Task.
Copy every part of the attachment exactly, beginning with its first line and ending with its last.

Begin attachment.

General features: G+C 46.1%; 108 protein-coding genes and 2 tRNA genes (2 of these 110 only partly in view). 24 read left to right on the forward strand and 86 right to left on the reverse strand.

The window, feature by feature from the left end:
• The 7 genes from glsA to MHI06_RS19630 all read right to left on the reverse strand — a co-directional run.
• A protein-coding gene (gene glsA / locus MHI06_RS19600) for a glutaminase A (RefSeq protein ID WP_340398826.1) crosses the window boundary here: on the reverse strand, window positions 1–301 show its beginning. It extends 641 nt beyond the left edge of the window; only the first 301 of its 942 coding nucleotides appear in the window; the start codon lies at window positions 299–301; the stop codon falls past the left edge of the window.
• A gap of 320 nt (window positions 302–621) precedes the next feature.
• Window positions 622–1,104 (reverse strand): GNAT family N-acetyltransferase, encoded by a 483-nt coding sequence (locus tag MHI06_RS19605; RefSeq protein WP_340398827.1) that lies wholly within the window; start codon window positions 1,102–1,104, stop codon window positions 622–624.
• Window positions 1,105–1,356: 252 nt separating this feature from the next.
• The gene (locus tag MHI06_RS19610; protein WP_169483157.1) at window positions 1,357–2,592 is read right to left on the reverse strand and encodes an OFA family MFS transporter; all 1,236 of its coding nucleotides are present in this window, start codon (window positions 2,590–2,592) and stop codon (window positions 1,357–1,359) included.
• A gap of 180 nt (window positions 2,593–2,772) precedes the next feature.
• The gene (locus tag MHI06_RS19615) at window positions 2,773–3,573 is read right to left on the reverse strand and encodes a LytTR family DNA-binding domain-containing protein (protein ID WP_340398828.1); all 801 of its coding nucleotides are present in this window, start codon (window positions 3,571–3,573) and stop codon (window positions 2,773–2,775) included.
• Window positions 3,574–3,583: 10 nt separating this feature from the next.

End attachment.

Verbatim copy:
General features: G+C 46.1%; 108 protein-coding genes and 2 tRNA genes (2 of these 110 only partly in view). 24 read left to right on the forward strand and 86 right to left on the reverse strand.

The window, feature by feature from the left end:
• The 7 genes from glsA to MHI06_RS19630 all read right to left on the reverse strand — a co-directional run.
• A protein-coding gene (gene glsA / locus MHI06_RS19600) for a glutaminase A (RefSeq protein ID WP_340398826.1) crosses the window boundary here: on the reverse strand, window positions 1–301 show its beginning. It extends 641 nt beyond the left edge of the window; only the first 301 of its 942 coding nucleotides appear in the window; the start codon lies at window positions 299–301; the stop codon falls past the left edge of the window.
• A gap of 320 nt (window positions 302–621) precedes the next feature.
• Window positions 622–1,104 (reverse strand): GNAT family N-acetyltransferase, encoded by a 483-nt coding sequence (locus tag MHI06_RS19605; RefSeq protein WP_340398827.1) that lies wholly within the window; start codon window positions 1,102–1,104, stop codon window positions 622–624.
• Window positions 1,105–1,356: 252 nt separating this feature from the next.
• The gene (locus tag MHI06_RS19610; protein WP_169483157.1) at window positions 1,357–2,592 is read right to left on the reverse strand and encodes an OFA family MFS transporter; all 1,236 of its coding nucleotides are present in this window, start codon (window positions 2,590–2,592) and stop codon (window positions 1,357–1,359) included.
• A gap of 180 nt (window positions 2,593–2,772) precedes the next feature.
• The gene (locus tag MHI06_RS19615) at window positions 2,773–3,573 is read right to left on the reverse strand and encodes a LytTR family DNA-binding domain-containing protein (protein ID WP_340398828.1); all 801 of its coding nucleotides are present in this window, start codon (window positions 3,571–3,573) and stop codon (window positions 2,773–2,775) included.
• Window positions 3,574–3,583: 10 nt separating this feature from the next.